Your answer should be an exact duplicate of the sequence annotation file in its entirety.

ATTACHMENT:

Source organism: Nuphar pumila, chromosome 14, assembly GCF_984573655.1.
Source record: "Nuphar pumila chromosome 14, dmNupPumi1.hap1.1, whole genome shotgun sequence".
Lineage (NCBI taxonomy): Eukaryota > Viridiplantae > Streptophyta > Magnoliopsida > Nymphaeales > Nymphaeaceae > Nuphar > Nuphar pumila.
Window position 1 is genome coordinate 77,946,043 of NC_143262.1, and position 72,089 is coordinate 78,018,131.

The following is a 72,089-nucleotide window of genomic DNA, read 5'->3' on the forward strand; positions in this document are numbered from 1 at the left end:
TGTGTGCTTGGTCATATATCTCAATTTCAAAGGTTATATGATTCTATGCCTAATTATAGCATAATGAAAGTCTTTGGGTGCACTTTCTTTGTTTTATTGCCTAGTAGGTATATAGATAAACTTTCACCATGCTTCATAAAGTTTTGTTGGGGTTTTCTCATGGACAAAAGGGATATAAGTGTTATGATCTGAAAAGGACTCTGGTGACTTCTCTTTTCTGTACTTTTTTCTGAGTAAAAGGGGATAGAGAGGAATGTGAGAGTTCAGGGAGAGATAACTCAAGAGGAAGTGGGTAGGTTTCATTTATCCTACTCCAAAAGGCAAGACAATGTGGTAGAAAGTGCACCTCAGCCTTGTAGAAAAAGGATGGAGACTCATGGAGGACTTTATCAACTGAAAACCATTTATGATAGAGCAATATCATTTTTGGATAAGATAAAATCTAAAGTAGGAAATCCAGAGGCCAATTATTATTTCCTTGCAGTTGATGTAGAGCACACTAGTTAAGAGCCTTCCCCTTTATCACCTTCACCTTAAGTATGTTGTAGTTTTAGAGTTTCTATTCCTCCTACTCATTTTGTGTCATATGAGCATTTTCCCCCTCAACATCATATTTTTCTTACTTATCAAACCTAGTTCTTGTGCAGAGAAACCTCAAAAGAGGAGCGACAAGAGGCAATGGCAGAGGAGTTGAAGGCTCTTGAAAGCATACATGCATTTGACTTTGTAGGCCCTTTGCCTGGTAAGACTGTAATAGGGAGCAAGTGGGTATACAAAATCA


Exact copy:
Source organism: Nuphar pumila, chromosome 14, assembly GCF_984573655.1.
Source record: "Nuphar pumila chromosome 14, dmNupPumi1.hap1.1, whole genome shotgun sequence".
Lineage (NCBI taxonomy): Eukaryota > Viridiplantae > Streptophyta > Magnoliopsida > Nymphaeales > Nymphaeaceae > Nuphar > Nuphar pumila.
Window position 1 is genome coordinate 77,946,043 of NC_143262.1, and position 72,089 is coordinate 78,018,131.

The following is a 72,089-nucleotide window of genomic DNA, read 5'->3' on the forward strand; positions in this document are numbered from 1 at the left end:
TGTGTGCTTGGTCATATATCTCAATTTCAAAGGTTATATGATTCTATGCCTAATTATAGCATAATGAAAGTCTTTGGGTGCACTTTCTTTGTTTTATTGCCTAGTAGGTATATAGATAAACTTTCACCATGCTTCATAAAGTTTTGTTGGGGTTTTCTCATGGACAAAAGGGATATAAGTGTTATGATCTGAAAAGGACTCTGGTGACTTCTCTTTTCTGTACTTTTTTCTGAGTAAAAGGGGATAGAGAGGAATGTGAGAGTTCAGGGAGAGATAACTCAAGAGGAAGTGGGTAGGTTTCATTTATCCTACTCCAAAAGGCAAGACAATGTGGTAGAAAGTGCACCTCAGCCTTGTAGAAAAAGGATGGAGACTCATGGAGGACTTTATCAACTGAAAACCATTTATGATAGAGCAATATCATTTTTGGATAAGATAAAATCTAAAGTAGGAAATCCAGAGGCCAATTATTATTTCCTTGCAGTTGATGTAGAGCACACTAGTTAAGAGCCTTCCCCTTTATCACCTTCACCTTAAGTATGTTGTAGTTTTAGAGTTTCTATTCCTCCTACTCATTTTGTGTCATATGAGCATTTTCCCCCTCAACATCATATTTTTCTTACTTATCAAACCTAGTTCTTGTGCAGAGAAACCTCAAAAGAGGAGCGACAAGAGGCAATGGCAGAGGAGTTGAAGGCTCTTGAAAGCATACATGCATTTGACTTTGTAGGCCCTTTGCCTGGTAAGACTGTAATAGGGAGCAAGTGGGTATACAAAATCA